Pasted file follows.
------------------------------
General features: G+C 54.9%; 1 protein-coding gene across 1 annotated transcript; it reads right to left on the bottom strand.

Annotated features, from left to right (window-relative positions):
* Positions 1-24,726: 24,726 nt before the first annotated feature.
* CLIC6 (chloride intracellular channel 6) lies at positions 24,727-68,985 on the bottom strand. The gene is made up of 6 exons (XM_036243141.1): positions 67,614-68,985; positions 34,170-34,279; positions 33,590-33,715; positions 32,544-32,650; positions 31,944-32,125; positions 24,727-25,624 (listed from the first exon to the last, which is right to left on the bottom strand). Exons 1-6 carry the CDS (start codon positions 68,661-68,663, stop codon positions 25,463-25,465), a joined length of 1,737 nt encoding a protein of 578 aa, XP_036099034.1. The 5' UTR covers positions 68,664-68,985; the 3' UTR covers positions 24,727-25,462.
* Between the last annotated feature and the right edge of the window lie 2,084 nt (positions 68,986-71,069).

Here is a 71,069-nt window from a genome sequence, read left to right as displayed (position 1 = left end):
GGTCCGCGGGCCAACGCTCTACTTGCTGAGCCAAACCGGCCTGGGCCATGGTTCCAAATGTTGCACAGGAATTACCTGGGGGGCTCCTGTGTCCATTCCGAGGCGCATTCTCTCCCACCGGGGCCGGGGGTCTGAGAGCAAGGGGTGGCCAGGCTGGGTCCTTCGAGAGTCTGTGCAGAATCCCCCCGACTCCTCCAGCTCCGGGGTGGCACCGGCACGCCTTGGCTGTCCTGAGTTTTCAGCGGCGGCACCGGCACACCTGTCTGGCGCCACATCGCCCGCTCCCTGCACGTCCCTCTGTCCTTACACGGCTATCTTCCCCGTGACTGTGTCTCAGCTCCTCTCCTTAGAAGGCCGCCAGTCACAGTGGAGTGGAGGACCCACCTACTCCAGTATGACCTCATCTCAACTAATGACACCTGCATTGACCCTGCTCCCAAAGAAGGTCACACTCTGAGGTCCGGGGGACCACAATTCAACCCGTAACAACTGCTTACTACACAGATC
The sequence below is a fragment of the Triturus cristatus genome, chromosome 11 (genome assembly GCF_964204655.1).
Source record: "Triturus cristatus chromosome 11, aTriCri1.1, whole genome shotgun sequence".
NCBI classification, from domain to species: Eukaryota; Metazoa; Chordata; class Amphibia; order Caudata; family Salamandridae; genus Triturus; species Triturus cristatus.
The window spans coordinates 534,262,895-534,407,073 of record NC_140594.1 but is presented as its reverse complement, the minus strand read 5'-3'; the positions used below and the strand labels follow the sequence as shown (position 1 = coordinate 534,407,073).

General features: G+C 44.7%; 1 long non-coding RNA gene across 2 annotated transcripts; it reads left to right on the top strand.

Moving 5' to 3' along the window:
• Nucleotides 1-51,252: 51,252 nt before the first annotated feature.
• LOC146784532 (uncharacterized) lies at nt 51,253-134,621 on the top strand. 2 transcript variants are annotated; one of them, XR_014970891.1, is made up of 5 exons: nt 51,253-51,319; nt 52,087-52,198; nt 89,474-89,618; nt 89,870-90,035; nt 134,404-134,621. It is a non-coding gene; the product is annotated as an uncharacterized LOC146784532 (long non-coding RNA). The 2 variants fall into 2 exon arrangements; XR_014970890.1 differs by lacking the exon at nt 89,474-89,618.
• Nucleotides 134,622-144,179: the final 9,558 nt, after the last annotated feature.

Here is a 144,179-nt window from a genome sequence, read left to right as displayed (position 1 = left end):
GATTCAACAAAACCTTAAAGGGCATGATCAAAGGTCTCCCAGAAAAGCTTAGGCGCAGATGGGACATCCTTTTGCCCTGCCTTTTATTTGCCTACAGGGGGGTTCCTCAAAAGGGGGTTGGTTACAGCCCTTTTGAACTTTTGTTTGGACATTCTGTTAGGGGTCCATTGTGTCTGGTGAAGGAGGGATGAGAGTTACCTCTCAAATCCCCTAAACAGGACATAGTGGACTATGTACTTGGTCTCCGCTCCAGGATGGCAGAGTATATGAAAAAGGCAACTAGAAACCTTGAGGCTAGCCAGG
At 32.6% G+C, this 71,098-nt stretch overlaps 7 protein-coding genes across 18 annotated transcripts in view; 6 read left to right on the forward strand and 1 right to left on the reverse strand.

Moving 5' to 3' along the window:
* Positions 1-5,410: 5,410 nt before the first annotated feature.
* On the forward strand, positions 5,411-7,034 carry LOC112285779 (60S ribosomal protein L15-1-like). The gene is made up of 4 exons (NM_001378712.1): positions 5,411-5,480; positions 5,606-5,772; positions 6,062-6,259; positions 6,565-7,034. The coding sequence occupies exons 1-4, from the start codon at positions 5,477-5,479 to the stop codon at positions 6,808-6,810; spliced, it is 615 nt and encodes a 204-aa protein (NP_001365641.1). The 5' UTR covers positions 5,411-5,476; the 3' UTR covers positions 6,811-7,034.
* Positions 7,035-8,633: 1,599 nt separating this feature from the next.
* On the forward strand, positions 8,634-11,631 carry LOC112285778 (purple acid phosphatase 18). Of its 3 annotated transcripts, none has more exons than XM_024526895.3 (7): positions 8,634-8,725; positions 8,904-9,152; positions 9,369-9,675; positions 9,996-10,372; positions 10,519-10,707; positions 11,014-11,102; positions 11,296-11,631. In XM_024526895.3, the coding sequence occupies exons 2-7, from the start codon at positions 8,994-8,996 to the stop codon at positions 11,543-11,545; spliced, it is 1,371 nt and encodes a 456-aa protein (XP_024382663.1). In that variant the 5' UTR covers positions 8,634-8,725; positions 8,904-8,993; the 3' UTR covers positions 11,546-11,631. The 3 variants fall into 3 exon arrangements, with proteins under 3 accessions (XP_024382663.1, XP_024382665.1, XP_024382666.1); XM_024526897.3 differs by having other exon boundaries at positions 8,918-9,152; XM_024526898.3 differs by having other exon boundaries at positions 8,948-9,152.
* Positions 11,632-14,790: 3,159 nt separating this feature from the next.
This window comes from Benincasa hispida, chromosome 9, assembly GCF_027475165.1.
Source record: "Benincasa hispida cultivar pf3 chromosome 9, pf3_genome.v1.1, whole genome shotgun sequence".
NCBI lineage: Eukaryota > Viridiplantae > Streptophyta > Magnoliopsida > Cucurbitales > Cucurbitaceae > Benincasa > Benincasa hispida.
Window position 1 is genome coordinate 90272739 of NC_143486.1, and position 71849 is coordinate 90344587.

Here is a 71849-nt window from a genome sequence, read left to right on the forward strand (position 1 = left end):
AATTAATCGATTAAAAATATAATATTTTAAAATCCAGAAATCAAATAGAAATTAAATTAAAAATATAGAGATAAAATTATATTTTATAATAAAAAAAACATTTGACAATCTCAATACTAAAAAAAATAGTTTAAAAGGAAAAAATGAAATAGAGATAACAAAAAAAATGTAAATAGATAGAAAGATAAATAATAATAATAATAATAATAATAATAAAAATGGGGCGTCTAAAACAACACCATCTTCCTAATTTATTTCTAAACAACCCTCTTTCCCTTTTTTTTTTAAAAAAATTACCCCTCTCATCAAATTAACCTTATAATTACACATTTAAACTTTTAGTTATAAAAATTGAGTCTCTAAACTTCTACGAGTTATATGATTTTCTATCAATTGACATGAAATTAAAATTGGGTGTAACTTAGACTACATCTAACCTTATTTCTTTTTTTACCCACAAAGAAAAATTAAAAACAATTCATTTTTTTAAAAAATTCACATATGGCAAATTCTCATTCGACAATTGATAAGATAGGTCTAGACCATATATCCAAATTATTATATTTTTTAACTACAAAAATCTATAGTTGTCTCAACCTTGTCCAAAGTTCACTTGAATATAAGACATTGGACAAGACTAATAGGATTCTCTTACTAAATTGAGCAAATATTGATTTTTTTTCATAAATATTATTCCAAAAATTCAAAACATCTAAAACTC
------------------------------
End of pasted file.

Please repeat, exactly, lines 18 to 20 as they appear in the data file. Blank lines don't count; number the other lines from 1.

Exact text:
GATTCAACAAAACCTTAAAGGGCATGATCAAAGGTCTCCCAGAAAAGCTTAGGCGCAGATGGGACATCCTTTTGCCCTGCCTTTTATTTGCCTACAGGGGGGTTCCTCAAAAGGGGGTTGGTTACAGCCCTTTTGAACTTTTGTTTGGACATTCTGTTAGGGGTCCATTGTGTCTGGTGAAGGAGGGATGAGAGTTACCTCTCAAATCCCCTAAACAGGACATAGTGGACTATGTACTTGGTCTCCGCTCCAGGATGGCAGAGTATATGAAAAAGGCAACTAGAAACCTTGAGGCTAGCCAGG
At 32.6% G+C, this 71,098-nt stretch overlaps 7 protein-coding genes across 18 annotated transcripts in view; 6 read left to right on the forward strand and 1 right to left on the reverse strand.

Moving 5' to 3' along the window: